Project

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Architected Materials for Active Interfacial Friction Control

English title Architected Materials for Active Interfacial Friction Control
Applicant Rafsanjani Abbasi Ahmad
Number 164648
Funding scheme Advanced Postdoc.Mobility
Research institution School of Engineering and Applied Sciences Harvard University
Institution of higher education Institution abroad - IACH
Main discipline Mechanical Engineering
Start/End 01.05.2016 - 31.10.2017
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All Disciplines (3)

Discipline
Mechanical Engineering
Other disciplines of Physics
Material Sciences

Keywords (5)

interfacial friction control; architected materials; mechanical metamaterials; kirigami; friction

Lay Summary (French)

Lead
Les forces de friction résistent au mouvement relatif de deux surfaces glissantes et sont omniprésentes dans nos activités quotidiennes telles que marcher, conduire une voiture, écrire sur du papier, jouer du violon, etc… Des analyses montrent que dans les pays industrialisés, environ 5% du PIB est gâché à travers cette friction. Par exemple, un tiers de la consommation de carburant est due aux pertes par friction. Ainsi, le contrôle et la manipulation des forces de friction sont extrêmement importants pour une large gamme d’applications, ce qui peut non seulement permettre d’économiser de l’énergie et des milliards de Francs Suisse, mais aussi préserver notre environnement.
Lay summary

Du point de vue de la science des matériaux, les forces de friction entre deux surfaces glissantes dépendent des interactions interfaciales (électrostatiques, hydrophobes, d’adhésion, etc…) et sont grandement influencées par la morphologie de l’interface. Dans ce projet, je vais utiliser une combinaison d’expériences et de simulations afin de concevoir tout une gamme de surfaces structurées capables de contrôler leurs propriétés de friction. L’idée principale est de transformer l’état passif de la friction en un état actif contrôlable en mettant à profit les principes de « kirigami », l’art Japonais de découpe du papier. L’avantage principal des meta-surfaces de kirigami vient du fait que leur morphologie peut être contrôlée de façon active et réversible en exploitant les instabilités mécaniques élastiques induites, donnant lieu à une nouvelle approche robuste de réglage et de contrôle de la friction. Une gigantesque variété de motifs kirigami existe, ce qui nous permet de concevoir diverses surfaces de friction ayant les propriétés et les fonctionnalités désirées. Les surfaces structurées contrôlables nous permettraient de faire varier quasi-instantanément les propriétés de friction aux conditions d’utilisation. Par conséquent, elles offrent une large gamme d’applications potentielles au sein des objets intelligents et des automatismes mécaniques.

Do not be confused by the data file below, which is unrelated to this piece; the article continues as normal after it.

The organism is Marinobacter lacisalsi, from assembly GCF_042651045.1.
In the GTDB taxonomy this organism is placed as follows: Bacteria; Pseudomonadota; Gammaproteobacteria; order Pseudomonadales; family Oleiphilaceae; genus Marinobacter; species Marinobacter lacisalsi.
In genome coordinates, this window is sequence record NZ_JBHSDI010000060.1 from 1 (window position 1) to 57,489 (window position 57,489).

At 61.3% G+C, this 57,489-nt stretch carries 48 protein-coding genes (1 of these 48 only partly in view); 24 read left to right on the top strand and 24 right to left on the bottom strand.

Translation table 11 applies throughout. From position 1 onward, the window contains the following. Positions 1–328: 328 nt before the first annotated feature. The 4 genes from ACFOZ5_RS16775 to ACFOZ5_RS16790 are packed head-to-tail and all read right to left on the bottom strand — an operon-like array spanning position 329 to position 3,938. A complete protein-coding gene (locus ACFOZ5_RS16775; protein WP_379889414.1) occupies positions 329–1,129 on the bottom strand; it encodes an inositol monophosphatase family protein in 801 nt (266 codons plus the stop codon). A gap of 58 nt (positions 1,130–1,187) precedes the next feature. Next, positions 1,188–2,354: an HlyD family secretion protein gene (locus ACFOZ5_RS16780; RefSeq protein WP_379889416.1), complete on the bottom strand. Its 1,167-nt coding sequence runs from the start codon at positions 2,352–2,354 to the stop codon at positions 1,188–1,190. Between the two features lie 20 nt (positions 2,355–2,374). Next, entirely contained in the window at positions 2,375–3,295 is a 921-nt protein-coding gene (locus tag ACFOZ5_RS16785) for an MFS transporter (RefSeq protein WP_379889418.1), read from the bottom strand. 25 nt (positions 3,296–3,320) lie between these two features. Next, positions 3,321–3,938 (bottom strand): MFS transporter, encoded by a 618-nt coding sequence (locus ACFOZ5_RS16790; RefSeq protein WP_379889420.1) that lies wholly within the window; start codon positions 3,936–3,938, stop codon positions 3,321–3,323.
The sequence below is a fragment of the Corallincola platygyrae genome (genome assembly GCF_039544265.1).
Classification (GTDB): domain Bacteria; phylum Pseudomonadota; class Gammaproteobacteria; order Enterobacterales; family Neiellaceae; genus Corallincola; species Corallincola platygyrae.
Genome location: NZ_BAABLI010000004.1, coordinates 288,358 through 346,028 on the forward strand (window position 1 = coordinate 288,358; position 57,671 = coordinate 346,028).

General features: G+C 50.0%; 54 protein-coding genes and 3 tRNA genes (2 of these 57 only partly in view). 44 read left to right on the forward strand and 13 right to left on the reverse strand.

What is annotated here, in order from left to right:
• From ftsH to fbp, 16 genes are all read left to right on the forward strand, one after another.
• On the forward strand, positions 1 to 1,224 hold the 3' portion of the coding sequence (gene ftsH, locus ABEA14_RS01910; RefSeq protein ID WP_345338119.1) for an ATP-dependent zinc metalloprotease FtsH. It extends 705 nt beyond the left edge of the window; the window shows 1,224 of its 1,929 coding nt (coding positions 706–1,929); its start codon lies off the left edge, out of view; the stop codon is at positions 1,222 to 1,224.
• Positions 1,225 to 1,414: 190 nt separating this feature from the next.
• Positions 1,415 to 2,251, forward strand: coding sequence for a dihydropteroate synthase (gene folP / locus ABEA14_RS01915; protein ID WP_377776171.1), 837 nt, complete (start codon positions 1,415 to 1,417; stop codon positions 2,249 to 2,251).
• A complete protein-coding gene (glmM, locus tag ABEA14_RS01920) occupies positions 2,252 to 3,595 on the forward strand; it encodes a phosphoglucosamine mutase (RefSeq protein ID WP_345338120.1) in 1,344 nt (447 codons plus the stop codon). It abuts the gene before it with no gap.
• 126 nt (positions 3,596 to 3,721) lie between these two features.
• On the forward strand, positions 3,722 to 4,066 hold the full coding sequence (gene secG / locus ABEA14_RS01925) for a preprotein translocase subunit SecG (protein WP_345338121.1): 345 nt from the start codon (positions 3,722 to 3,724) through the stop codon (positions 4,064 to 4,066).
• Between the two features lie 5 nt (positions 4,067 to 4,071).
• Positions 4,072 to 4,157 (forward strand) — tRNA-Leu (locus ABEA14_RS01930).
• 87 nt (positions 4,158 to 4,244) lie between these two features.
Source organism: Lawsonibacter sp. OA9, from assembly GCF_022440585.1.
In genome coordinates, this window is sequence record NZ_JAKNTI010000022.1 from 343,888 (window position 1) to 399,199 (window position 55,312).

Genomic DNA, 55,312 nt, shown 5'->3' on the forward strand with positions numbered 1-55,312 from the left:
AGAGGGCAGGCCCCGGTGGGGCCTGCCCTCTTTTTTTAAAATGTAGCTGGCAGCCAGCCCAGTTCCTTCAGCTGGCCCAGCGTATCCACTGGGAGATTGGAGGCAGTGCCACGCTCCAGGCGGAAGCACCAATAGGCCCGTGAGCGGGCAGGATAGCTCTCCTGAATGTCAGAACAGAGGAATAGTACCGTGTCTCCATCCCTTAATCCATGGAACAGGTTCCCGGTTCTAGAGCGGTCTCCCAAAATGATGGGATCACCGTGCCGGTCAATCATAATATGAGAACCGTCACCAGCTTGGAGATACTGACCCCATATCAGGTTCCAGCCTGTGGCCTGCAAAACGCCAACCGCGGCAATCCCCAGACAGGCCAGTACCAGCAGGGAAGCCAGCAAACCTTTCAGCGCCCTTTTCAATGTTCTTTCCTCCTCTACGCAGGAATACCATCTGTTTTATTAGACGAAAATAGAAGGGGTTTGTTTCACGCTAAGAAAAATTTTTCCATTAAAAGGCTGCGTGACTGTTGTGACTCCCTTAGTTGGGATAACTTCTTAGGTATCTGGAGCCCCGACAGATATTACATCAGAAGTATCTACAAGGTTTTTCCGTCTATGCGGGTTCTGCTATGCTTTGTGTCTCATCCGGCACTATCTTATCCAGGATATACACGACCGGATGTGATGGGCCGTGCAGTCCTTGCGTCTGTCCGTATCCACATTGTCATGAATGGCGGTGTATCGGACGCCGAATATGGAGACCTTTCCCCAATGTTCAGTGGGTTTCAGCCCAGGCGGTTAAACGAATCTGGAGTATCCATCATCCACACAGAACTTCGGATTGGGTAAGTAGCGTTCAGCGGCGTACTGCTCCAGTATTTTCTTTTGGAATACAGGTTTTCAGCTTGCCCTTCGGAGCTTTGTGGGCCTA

Direct link to Lay Summary Last update: 05.05.2016

Lay Summary (English)

Lead
Friction forces resist the relative motion between two sliding surfaces and are present everywhere in our daily activities such as walking, driving a car, writing on paper, playing a cello and so on. Estimates show that in industrialized countries about 5% of the gross domestic product (GDP) is lost through friction. For instance, one-third of car fuel consumption is due to friction loss. Thus, control and manipulation of frictional forces is extremely important for a variety of applications, which can save energy and billions of Swiss francs and preserve our environment.
Lay summary